Vina was born early in the 23rd century in Paris, the bustling Federation capital and cultural center. She studied as a dancer under her father, a famous choreographer, and as a shuttle pilot, but didn’t have the focus to commit to any single pursuit. While a university student, she fell in love with Professor Theo Haskins and served as his assistant on several deep-space expeditions, the last of which took them past Talos. An engine failure forced a crash-landing and Theo shoved her into a refrigeration unit at the center of the ship. She alone survived, though horribly injured, and the Talosians recovered and treated her as best they could. They taught her how to retreat into her dreams while her body healed, and they followed her themselves. When the Enterprise arrives eighteen years later, she was coerced into cooperating with their scheme through the promise of true human companionship and the threat of what would happen to the Starfleet crew if they don’t prove useful. 2262—Pike’s second five-year tour on the Enterprise ends with a survey of the Kanes system. Though one planet appears to be an uninhabited paradise, the crew quickly run into trouble. A ship operated by an unknown reptilian species—the Kan’ess—arrives in orbit. Its systems disrupt all communications and scanners and the most of the landing party are eaten alive by Kan’ess hunting parties. Spock and Pike avoid a similar fate but are marooned on the surface. Pike risks his life (unnecessarily) and is captured and taken to the Kan’ess homeworld while Spock escapes to the Enterprise, which is forced to withdraw. The captain discovers that the aliens are deaf and he learns the rudiments of their gestural language enough to demonstrate his own sentience. He is spared from becoming dinner but is instead kept by the regional Director as a sort of pet, a curiousity. The universal translator has no provisions for communicating with deaf species, but Pike works with their scientists to develop a primitive voder translation device. He learns that the materials used in Kan’ess clothing and technology inadvertently disrupt communications and sensors, while his crew separately devise a means to penetrate the interference. When the Director begins molting and retreats to her private quarters, Pike takes the opportunity to escape. He finds a communications center and discovers that the Kan’ess have reverse-engineered his voder, using it to lure the Enterprise in so that the crew can be captured as food. He warns the starship away but is still rescued. Kanes space is declared off-limits and the Enterprise returns to port. Weary of his losses and put off of deep-space expeditions, Pike accepts a promotion to fleet captain.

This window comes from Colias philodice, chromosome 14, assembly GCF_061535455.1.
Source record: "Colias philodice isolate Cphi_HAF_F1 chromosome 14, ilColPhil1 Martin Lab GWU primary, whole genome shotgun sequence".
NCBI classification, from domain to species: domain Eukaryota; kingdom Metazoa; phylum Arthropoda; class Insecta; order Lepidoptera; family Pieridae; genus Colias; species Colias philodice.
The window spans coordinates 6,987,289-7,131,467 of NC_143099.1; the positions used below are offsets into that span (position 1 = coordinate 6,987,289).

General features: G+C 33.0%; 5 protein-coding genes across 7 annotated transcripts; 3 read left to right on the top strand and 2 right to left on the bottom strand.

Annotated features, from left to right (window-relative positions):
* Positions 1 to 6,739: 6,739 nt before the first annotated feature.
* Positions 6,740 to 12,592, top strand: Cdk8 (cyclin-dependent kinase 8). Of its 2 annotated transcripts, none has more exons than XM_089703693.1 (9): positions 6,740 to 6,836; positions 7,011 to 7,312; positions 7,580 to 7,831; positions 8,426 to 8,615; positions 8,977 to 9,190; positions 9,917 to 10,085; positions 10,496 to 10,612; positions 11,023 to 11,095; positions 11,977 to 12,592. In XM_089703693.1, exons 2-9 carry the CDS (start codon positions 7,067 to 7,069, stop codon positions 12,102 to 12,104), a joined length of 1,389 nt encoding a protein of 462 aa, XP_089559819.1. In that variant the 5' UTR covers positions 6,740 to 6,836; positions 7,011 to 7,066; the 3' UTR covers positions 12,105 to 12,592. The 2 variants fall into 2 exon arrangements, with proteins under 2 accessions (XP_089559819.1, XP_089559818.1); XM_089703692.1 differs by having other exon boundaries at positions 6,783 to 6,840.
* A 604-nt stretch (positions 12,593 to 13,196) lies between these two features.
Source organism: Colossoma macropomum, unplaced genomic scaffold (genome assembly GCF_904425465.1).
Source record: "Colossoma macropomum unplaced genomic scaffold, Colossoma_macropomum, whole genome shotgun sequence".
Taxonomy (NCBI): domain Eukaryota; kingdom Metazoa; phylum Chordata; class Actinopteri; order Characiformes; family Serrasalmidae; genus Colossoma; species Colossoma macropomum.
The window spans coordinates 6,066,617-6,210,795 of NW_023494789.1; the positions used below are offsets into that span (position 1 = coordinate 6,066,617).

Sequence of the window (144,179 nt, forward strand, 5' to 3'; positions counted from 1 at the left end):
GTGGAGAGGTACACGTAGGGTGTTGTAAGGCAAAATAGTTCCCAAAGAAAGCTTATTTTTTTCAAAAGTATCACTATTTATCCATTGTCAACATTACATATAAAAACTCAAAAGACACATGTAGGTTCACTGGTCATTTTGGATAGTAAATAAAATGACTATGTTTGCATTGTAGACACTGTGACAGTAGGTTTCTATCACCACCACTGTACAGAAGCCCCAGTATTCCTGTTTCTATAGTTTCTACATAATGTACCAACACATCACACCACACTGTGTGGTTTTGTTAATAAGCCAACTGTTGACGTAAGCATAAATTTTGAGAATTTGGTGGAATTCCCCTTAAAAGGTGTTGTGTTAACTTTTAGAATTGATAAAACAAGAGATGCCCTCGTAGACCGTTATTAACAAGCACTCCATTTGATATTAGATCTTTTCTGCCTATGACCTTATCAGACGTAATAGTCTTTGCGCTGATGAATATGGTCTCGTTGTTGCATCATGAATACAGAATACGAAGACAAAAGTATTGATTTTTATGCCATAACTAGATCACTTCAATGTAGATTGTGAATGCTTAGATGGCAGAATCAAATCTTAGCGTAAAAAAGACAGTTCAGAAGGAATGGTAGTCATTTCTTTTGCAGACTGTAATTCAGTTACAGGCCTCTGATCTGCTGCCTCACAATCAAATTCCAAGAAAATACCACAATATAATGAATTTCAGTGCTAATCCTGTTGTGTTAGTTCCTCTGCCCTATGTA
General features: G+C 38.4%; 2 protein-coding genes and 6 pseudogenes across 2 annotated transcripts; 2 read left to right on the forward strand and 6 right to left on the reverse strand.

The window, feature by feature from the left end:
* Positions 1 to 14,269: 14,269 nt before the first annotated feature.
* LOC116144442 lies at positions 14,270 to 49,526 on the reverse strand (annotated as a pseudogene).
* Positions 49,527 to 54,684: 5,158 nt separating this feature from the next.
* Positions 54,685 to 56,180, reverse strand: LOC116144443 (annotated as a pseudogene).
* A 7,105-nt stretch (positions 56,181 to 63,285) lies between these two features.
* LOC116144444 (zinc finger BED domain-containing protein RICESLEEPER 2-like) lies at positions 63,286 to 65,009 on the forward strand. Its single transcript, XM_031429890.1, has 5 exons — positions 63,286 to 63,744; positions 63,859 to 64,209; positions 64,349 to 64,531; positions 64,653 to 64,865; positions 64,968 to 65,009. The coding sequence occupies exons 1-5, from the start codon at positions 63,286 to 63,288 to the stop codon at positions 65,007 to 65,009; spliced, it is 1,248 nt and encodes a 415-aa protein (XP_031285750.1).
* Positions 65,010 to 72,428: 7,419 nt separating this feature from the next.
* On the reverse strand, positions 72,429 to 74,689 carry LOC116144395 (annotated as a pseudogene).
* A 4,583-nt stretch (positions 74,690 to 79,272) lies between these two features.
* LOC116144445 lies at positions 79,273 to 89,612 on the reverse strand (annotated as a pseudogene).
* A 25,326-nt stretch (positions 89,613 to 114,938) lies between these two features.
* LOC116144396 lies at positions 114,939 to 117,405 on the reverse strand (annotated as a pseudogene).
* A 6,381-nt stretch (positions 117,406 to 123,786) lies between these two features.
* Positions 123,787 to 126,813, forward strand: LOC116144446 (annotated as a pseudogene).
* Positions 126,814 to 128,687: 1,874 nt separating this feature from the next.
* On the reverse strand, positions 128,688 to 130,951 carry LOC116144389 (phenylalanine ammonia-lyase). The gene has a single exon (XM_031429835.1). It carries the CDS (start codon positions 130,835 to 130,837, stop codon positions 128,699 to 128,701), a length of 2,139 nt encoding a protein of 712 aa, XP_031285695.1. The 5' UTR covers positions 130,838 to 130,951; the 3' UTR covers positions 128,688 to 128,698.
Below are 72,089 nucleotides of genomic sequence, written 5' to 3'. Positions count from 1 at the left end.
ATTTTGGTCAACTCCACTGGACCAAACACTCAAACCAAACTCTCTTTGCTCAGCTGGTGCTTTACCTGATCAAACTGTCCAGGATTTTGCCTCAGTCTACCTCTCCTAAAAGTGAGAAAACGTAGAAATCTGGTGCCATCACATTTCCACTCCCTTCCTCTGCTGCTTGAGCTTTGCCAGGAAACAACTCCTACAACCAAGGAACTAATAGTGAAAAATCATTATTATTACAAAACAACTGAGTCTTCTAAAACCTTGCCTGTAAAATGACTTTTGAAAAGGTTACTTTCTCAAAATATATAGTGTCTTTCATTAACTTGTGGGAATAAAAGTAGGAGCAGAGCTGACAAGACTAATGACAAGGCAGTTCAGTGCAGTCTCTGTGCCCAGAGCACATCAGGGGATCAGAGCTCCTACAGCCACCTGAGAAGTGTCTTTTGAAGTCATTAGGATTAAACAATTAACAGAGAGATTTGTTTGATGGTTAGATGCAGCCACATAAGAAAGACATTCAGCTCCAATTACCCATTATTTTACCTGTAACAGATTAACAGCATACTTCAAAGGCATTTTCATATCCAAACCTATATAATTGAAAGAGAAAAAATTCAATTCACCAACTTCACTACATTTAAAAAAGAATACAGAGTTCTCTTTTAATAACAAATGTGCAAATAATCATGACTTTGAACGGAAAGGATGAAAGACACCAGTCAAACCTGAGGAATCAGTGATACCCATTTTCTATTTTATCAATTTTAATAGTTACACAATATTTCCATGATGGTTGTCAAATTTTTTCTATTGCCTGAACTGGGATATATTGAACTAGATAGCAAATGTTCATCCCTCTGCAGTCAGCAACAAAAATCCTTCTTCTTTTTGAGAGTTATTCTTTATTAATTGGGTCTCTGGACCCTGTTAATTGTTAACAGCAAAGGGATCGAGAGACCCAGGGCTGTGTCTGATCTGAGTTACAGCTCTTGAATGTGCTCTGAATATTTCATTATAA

2264–2267—Pike’s new position gives him great latitude and flexibility; he can cut orders from his desk or go out on assignment. His own wanderlust—and Vina’s ghost—prevent him from developing any lasting romantic relationships, though he does become involved with Siddhe, an Argelian attaché. An empath-sensitive, she can feel the past and the future. While Siddhe helps Pike to face his past, even helping him to make up with Charlie and to forgive himself for his mother’s death, she won’t commit herself to his (doomed) future.
A training cruise ends horribly when the old ship suffers a structural failure. Half of the vessel is irradiated, but Pike saves most of the 100 instructors and trainees by sealing off the damaged sections and (single-handedly, without a radiation suit) pulling as many people out of danger as he can. He is left a broken man, incapable even of asking to be put out of his agony. Spock—and the Talosians, who indeed maintained a faint touch with his mind—offer him a last chance at anything approaching a normal life. Though wary, he ultimately accepts and is reunited with Vina. The self-exiled humans come to know each other in truth, rather than dealing with idealized illusions and memories of each other. Pike also learns about the Talosians’ past and finds purpose in helping them to build a promising new future. Siddhe visits Charlie and Hobelia, offering them a semblance of closure and the knowledge that Christopher Pike is safe and at peace. Tango has somehow sensed what has happened to his friend and he quietly passes away that same evening.
2320—Spock is summoned to Talos IV once again. Using his ambassadorial status, he sneaks away and pilots a shuttle to the off-limits planet with only a brief interruption by the USS Excelsior. He finds that Captain Pike and Vina have long since passed away, but that the influx of Pike’s memories, ambition, and energy have spurred the Talosians to rebuild society themselves. Surface radiation has been minimized and the rubble has been replaced by gleaming cities and new generations of Talosians, who seek contact with the Federation. Having watched Spock from a distance for decades, they believe him the best person to share their story.
Background information Edit
- This is the first Star Trek novel where the familiar Paramount Pictures mountain logo has been replaced by the CBS television logo.
- In the novel's inner title page, the fifth city listed under Pocket Books is Elysium, the planet Pike lived at as a child.
- Moves-With-Burning-Grace was previously depicted as the Enterprise's chief engineer during Pike's tenure as captain in the comic series Star Trek: Early Voyages.
- Canon characters listed below are linked to the main article about them. Non-canon characters are not linked, but those that recurred, appearing or being mentioned in more than one story, are defined further in Pocket TOS characters.
Regular and recurring characters Edit
Other characters Edit
- Chee Wee Chua
- Chief Engineer
- USS Aldrin